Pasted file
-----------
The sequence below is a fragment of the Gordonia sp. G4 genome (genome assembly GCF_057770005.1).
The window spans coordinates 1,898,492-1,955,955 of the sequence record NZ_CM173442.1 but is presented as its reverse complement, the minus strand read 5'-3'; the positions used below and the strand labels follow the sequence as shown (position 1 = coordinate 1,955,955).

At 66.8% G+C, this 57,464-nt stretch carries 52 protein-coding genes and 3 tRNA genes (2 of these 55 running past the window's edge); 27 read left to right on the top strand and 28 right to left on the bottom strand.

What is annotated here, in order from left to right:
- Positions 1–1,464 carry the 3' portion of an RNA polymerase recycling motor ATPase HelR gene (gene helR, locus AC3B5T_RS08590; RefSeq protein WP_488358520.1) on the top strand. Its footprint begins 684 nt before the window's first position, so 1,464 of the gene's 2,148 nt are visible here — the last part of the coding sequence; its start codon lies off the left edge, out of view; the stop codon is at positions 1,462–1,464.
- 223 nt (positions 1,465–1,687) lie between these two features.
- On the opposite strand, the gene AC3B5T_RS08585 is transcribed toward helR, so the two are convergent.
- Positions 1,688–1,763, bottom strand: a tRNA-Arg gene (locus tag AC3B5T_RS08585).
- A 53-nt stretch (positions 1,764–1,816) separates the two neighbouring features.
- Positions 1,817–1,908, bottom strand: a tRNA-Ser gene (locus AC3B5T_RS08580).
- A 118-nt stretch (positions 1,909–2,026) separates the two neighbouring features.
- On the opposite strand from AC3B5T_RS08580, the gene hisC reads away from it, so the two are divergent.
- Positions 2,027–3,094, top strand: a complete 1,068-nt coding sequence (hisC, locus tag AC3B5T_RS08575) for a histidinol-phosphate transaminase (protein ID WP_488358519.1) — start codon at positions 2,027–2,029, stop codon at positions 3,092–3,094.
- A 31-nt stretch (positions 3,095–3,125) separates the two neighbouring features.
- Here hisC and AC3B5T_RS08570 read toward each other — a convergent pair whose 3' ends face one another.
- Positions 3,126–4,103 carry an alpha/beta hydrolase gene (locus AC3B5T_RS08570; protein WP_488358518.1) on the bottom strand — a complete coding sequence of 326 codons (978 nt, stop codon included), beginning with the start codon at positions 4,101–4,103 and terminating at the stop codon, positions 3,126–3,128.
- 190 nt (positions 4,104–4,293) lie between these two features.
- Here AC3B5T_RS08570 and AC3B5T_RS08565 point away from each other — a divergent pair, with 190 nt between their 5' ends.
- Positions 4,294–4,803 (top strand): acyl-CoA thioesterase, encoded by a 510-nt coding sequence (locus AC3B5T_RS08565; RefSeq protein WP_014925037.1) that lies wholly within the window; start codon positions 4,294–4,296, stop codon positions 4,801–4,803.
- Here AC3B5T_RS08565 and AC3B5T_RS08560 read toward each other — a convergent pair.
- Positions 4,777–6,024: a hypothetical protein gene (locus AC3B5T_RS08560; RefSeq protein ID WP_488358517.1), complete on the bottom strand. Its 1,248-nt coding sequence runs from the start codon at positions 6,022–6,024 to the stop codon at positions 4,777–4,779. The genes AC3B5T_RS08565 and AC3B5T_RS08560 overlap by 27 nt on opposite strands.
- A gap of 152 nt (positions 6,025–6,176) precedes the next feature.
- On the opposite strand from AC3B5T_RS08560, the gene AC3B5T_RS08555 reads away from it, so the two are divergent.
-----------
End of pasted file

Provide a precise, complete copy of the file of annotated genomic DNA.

The sequence below is a fragment of the Gordonia sp. G4 genome (genome assembly GCF_057770005.1).
The window spans coordinates 1,898,492-1,955,955 of the sequence record NZ_CM173442.1 but is presented as its reverse complement, the minus strand read 5'-3'; the positions used below and the strand labels follow the sequence as shown (position 1 = coordinate 1,955,955).

At 66.8% G+C, this 57,464-nt stretch carries 52 protein-coding genes and 3 tRNA genes (2 of these 55 running past the window's edge); 27 read left to right on the top strand and 28 right to left on the bottom strand.

What is annotated here, in order from left to right:
- Positions 1–1,464 carry the 3' portion of an RNA polymerase recycling motor ATPase HelR gene (gene helR, locus AC3B5T_RS08590; RefSeq protein WP_488358520.1) on the top strand. Its footprint begins 684 nt before the window's first position, so 1,464 of the gene's 2,148 nt are visible here — the last part of the coding sequence; its start codon lies off the left edge, out of view; the stop codon is at positions 1,462–1,464.
- 223 nt (positions 1,465–1,687) lie between these two features.
- On the opposite strand, the gene AC3B5T_RS08585 is transcribed toward helR, so the two are convergent.
- Positions 1,688–1,763, bottom strand: a tRNA-Arg gene (locus tag AC3B5T_RS08585).
- A 53-nt stretch (positions 1,764–1,816) separates the two neighbouring features.
- Positions 1,817–1,908, bottom strand: a tRNA-Ser gene (locus AC3B5T_RS08580).
- A 118-nt stretch (positions 1,909–2,026) separates the two neighbouring features.
- On the opposite strand from AC3B5T_RS08580, the gene hisC reads away from it, so the two are divergent.
- Positions 2,027–3,094, top strand: a complete 1,068-nt coding sequence (hisC, locus tag AC3B5T_RS08575) for a histidinol-phosphate transaminase (protein ID WP_488358519.1) — start codon at positions 2,027–2,029, stop codon at positions 3,092–3,094.
- A 31-nt stretch (positions 3,095–3,125) separates the two neighbouring features.
- Here hisC and AC3B5T_RS08570 read toward each other — a convergent pair whose 3' ends face one another.
- Positions 3,126–4,103 carry an alpha/beta hydrolase gene (locus AC3B5T_RS08570; protein WP_488358518.1) on the bottom strand — a complete coding sequence of 326 codons (978 nt, stop codon included), beginning with the start codon at positions 4,101–4,103 and terminating at the stop codon, positions 3,126–3,128.
- 190 nt (positions 4,104–4,293) lie between these two features.
- Here AC3B5T_RS08570 and AC3B5T_RS08565 point away from each other — a divergent pair, with 190 nt between their 5' ends.
- Positions 4,294–4,803 (top strand): acyl-CoA thioesterase, encoded by a 510-nt coding sequence (locus AC3B5T_RS08565; RefSeq protein WP_014925037.1) that lies wholly within the window; start codon positions 4,294–4,296, stop codon positions 4,801–4,803.
- Here AC3B5T_RS08565 and AC3B5T_RS08560 read toward each other — a convergent pair.
- Positions 4,777–6,024: a hypothetical protein gene (locus AC3B5T_RS08560; RefSeq protein ID WP_488358517.1), complete on the bottom strand. Its 1,248-nt coding sequence runs from the start codon at positions 6,022–6,024 to the stop codon at positions 4,777–4,779. The genes AC3B5T_RS08565 and AC3B5T_RS08560 overlap by 27 nt on opposite strands.
- A gap of 152 nt (positions 6,025–6,176) precedes the next feature.
- On the opposite strand from AC3B5T_RS08560, the gene AC3B5T_RS08555 reads away from it, so the two are divergent.